Often, withdrawal requires medical treatment to ensure safety. However, some people struggle to get through withdrawal, even with treatment. Attempting treatment and relapsing during withdrawal or after reaching sobriety many times can result in chronic relapse. In such cases, medication-assisted treatment (MAT) can help give you more support while you develop the tools to cope with stress and triggers without using opioids.
What Are the Short-Term and Long-Term Risks of Opioid Addiction?
In the short-term, opioid addiction can cause significant physical and psychological issues. Some of the most prevalent short-term effects of opioid addiction include the following:
- Increased heart rate and blood pressure
- Reduced coordination and difficulty breathing
- Slowed thinking and reaction times
- Nausea, vomiting, and constipation
- Anxiety and depression
- Loss of appetite and weight loss
- Increased risk of overdose
Long-term opioid addiction can lead to a variety of physical and psychological problems, including:
- Organ damage, including brain, liver, and kidneys
- Increased risk of infectious diseases, such as HIV and hepatitis
- Frequent episodes of confusion and memory loss
- Psychological disorders, such as depression and anxiety
- Increased risk of suicide
- Increased risk of accidents due to impaired judgment and coordination
How Quickly Can I Get Admitted Into an Opioid Addiction Facility?
There are many barriers to addiction treatment, including your readiness to change. When someone decides to seek treatment, they will begin their treatment journey as soon as possible. Many variables go into the time between when you decide to seek treatment and your first day of recovery, including travel. However, TruPath’s goal is to get you into treatment within 24 hours of your call.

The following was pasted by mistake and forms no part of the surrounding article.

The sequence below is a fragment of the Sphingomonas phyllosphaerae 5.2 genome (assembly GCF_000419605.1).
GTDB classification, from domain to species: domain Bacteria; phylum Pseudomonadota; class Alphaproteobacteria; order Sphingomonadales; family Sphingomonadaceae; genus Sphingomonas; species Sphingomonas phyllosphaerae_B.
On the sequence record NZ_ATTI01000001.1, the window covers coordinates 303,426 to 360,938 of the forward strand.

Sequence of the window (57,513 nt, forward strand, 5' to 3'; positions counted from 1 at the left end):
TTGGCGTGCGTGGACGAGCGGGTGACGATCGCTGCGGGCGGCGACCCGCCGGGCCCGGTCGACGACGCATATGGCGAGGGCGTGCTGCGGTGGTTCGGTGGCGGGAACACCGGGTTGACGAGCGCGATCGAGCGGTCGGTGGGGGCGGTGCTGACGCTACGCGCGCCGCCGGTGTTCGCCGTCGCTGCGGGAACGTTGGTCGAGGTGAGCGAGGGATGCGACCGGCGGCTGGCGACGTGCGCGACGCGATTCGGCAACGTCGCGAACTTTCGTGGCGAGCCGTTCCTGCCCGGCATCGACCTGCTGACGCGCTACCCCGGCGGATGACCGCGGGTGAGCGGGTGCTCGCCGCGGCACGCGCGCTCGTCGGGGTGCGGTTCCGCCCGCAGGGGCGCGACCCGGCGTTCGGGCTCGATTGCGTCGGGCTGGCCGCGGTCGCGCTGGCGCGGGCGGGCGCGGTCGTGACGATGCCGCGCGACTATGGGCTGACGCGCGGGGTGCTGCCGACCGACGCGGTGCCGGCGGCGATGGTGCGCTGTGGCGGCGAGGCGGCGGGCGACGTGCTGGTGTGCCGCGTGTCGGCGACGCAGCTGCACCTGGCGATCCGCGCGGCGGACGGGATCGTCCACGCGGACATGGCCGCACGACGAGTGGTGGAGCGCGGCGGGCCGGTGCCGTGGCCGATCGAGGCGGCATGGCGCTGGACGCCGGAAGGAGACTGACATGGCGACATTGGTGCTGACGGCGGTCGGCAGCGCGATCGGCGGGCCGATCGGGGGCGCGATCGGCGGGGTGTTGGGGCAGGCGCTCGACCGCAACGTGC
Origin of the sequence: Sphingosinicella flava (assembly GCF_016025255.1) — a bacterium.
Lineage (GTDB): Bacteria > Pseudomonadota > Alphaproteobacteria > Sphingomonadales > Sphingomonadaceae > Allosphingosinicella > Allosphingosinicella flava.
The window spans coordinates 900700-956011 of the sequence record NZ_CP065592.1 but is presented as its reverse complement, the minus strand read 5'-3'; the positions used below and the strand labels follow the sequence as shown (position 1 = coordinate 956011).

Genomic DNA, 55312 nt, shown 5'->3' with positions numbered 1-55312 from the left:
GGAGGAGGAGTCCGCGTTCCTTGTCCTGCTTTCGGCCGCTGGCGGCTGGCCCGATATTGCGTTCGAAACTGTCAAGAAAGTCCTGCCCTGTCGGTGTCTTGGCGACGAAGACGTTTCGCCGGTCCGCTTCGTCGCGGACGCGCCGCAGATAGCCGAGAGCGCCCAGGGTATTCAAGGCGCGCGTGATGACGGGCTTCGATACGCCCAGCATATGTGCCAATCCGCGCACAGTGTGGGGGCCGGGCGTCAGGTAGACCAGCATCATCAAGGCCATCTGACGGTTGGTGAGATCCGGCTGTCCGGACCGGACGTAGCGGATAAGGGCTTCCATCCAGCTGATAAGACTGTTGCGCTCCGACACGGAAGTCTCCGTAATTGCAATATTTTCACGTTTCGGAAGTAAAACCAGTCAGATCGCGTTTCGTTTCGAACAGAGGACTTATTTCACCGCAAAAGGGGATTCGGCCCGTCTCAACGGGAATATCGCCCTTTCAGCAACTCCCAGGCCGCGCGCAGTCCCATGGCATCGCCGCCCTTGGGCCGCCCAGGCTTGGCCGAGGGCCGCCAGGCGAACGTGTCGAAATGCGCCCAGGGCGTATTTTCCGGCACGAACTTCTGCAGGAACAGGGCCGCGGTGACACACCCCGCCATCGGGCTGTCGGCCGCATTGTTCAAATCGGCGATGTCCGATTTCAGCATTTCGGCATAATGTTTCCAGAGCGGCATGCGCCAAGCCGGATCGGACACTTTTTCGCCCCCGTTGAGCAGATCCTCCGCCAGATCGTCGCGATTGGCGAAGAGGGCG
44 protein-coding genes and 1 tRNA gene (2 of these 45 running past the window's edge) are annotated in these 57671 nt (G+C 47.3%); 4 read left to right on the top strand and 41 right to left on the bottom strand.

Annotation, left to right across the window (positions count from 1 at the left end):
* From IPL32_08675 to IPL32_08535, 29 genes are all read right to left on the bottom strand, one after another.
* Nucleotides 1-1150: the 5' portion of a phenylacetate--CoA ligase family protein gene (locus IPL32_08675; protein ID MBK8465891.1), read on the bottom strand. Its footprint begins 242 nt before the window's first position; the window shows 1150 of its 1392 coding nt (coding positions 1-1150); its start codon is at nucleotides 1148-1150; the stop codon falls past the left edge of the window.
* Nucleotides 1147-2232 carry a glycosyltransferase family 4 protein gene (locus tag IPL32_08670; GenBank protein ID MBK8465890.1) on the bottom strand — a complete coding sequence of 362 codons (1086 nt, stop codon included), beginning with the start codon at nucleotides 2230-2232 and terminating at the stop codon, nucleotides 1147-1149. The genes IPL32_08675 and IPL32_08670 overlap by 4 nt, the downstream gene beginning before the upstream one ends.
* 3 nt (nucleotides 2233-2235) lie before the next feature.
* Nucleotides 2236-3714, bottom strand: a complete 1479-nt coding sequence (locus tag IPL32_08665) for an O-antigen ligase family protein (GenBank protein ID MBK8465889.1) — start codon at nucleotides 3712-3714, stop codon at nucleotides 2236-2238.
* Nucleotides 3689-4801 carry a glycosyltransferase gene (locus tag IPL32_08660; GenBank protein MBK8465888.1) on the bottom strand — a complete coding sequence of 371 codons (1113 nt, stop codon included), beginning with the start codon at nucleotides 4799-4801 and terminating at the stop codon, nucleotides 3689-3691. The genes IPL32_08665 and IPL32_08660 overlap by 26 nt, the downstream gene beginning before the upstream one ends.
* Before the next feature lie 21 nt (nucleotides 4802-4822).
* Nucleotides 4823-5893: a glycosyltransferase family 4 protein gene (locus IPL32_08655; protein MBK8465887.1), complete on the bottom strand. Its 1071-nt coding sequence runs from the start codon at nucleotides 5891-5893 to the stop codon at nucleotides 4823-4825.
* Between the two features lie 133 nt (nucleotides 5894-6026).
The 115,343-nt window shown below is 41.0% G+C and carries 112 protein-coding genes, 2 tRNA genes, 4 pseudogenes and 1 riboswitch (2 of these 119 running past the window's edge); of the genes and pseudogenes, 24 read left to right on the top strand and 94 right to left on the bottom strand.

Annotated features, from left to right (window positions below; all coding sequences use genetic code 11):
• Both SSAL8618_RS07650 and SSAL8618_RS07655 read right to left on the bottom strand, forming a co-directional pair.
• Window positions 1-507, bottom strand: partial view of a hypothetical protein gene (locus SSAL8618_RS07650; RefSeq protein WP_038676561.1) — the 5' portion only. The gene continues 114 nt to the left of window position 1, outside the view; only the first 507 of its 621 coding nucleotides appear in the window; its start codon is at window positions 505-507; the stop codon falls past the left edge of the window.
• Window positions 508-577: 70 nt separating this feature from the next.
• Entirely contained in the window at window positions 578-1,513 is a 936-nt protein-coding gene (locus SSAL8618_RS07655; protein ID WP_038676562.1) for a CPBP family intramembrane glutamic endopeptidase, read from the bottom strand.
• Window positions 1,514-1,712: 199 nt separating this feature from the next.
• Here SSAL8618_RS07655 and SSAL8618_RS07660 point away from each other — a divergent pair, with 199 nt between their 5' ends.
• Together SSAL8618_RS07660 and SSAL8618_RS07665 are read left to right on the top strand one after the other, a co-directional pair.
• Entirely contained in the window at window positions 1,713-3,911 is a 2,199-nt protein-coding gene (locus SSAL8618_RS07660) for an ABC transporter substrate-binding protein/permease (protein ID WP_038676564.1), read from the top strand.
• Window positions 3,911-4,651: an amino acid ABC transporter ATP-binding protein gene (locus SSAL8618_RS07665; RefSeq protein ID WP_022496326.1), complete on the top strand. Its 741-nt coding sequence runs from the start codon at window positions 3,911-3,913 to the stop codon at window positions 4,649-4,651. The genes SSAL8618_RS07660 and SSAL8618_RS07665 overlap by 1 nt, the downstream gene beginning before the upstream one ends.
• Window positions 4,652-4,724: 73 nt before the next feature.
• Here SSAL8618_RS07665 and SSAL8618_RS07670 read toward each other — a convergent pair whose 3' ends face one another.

How Quickly Can You Get Addicted to Opioids?
How quickly someone can become addicted to opioids depends on various factors. Someone with a history of substance abuse or addiction is more likely to become addicted faster than someone who has not previously used drugs or alcohol. Additionally, if someone is using opioids to self-medicate for an underlying mental health issue, they may be at greater risk for addiction.
In general, the more frequently someone uses opioids, the greater their chances of becoming addicted. The route of administration is also a factor—intravenous use can lead to a quicker onset of addiction. Those who use opioids with other drugs, especially alcohol, can also become addicted faster.
American Psychiatric Association. (2017, January). What Is Addiction? Retrieved from https://www.psychiatry.org/patients-families/addiction/what-is-addiction
CDC. (2022, May 11). U.S. overdose deaths in 2021 increased half as much as in 2020 – but are still up 15%. Centers for Disease Control and Prevention. Retrieved April 12, 2023, from https://www.cdc.gov/nchs/pressroom/nchs_press_releases/2022/202205.htm
National Institute on Drug Abuse. (n.d.). Opioids. Retrieved from https://www.drugabuse.gov/drugs-abuse/opioids
National Institute on Drug Abuse. (2018, January). Prescription opioid use is a risk factor for heroin use. Retrieved from https://www.drugabuse.gov/publications/research-reports/relationship-between-prescription-drug-heroin-abuse/prescription-opioid-use-risk-factor-heroin-use
SAMHSA. (2019, November 22). Buprenorphine. Retrieved from https://www.samhsa.gov/medication-assisted-treatment/treatment/buprenorphine